Finally a Book About Risk That Makes Sense
For some time now we have been privileged to have Dr Robert Long writing some very interesting and provocative articles about creative and effective ways to manage risk in the workplace. They have proven very popular – See them all here
You know all about Legislation, Codes of Practice, Standards, Guidelines, safety systems like BBS, endless paperwork and forms, highly qualified safety consultants, the latest research etc but have you ever thought that something was still missing – you just couldn’t put your finger on it? Risk management is a cornerstone of safety management, and legislation enshrines ones obligations to identify hazards, reduce the risks, implement actions and monitor the outcomes. No-one should argue with the moral, social and legal obligation to provide a safe work place, but what is safe? Can a work place be without risks? Can all risks be identified and controlled to an acceptable level, whatever that might mean? Unfortunately, whole industries have now built up around risk management, where even the slightest risk is now turned into a negative, with many organisations choosing the slogan of ‘zero harm’ as their mantra. In some organisations it seems that the word ‘risk’ has become associated and equated with the word ‘evil’. The motto and language of ‘zero’ is everywhere, sometimes spoken of in organisations like a religious fundamentalist belief. The cult of zero is so pervasive that to question it incurs the wrath of an inquisition. The language of ‘zero’ has become threaded into popular safety culture and industry without question. The language and trajectory of zero doesn’t make sense under the lens of learning, motivation and imagination. It is as if the very taking of a risk in some industries is equated with stupidity. It is as if risk doesn’t make sense.
Then, finally, here is a book by someone who gets it!
NB: We have no commercial interest in this book nor do we receive any financial considerations from it’s sale – its just a damn good read! – do yourself a favour and get a copy!
What the book is about
You can download a more detailed intro, including the table of contents here: [download id=”184″]
If you want to just skip the intro and buy the book CLICK HERE
Dont just take my word for it – read the testimonials here: TESTIMONIALS
In a world of growing risk aversion, one could be forgiven for thinking that risk doesn’t make sense. Risk elimination thinking and behaviour sets a trajectory for a ‘dumb down’ workplace culture. The more efforts are made to ‘engineer out the idiot’, the more the system creates an unthinking workforce.
A Newsletter in 2011 by the Health and Safety Executive (HSE) in the UK lists a number of things that have been banned. Dodgem cars, school sack races and kite flying, amongst the activities which have been banned. Some schools have banned kids playing on monkey bars and others have banned leather footballs. A local council has instituted a $1000 penalty for kite flying on council ovals in case somebody might get hit. Even the Royal British Legion had to stop selling poppies with pins on Remembrance Day in case people might prick themselves.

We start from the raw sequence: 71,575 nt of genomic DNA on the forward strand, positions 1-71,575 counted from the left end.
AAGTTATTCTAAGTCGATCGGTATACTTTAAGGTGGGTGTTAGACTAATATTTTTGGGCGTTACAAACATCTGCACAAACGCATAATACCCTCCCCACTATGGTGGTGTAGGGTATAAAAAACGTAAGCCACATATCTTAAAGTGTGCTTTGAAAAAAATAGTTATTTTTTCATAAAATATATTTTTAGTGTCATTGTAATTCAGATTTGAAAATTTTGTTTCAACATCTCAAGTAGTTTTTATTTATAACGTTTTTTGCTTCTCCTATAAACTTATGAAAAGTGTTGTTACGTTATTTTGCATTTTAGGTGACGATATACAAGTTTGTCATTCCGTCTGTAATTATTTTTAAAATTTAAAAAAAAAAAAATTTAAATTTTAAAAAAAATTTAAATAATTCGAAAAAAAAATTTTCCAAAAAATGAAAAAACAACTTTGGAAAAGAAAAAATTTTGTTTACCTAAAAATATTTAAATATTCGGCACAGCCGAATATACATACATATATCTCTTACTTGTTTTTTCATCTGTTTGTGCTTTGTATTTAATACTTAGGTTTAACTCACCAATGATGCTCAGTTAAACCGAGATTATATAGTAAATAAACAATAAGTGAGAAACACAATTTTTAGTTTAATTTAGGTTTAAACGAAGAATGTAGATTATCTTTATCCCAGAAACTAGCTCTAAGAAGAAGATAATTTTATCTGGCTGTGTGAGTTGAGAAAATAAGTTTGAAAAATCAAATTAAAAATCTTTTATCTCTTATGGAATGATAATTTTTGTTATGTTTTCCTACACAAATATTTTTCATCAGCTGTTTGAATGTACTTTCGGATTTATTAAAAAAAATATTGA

(Safety Snippets Edition 22, September 2011)
The report above demonstrates just how absurd things have developed in our risk adverse society. The reality is, there is no learning without risk. Risk is not bad. You can’t live life without a ‘trade-off’ for risk. You can’t learn without risk. We seem more than ever preoccupied with lawsuits than learning, more anxious about injury than adventure and, fearful of harm rather than welcoming creativity. The quest for certainty, absolute control and the elimination of doubt is a fundamentalist pursuit.
The evolving language of risk elimination and cult-like fixation with everything ‘zero’ is a language that fosters the development of an unthinking workforce. As risk aversion increases, so do the resulting management systems that accompany it. This results in ‘flooding’ the worker so that they default to gut instincts, personal micro-rules and ‘risk quackery’. This increases risk. Rather than resist risk or extinguish risk, we need to embrace it and better understand it from a psychological and cultural perspective. This is a purpose of the book.
The answer to the challenge of risk is not more paperwork but more effective conversations and dialogue that are tuned into the psychology and culture of risk. When learning is the lens through which we view risk, risk makes sense.
The book is 182 pages and includes workshop questions at the end of each chapter and is only available from the website https://www.humandymensions.com . The book is structured in three parts. The first part is: What we Know about Risk, the second is: What we Know about Human Sensemaking and the third is, What we can do to Make Better Sense of Risk.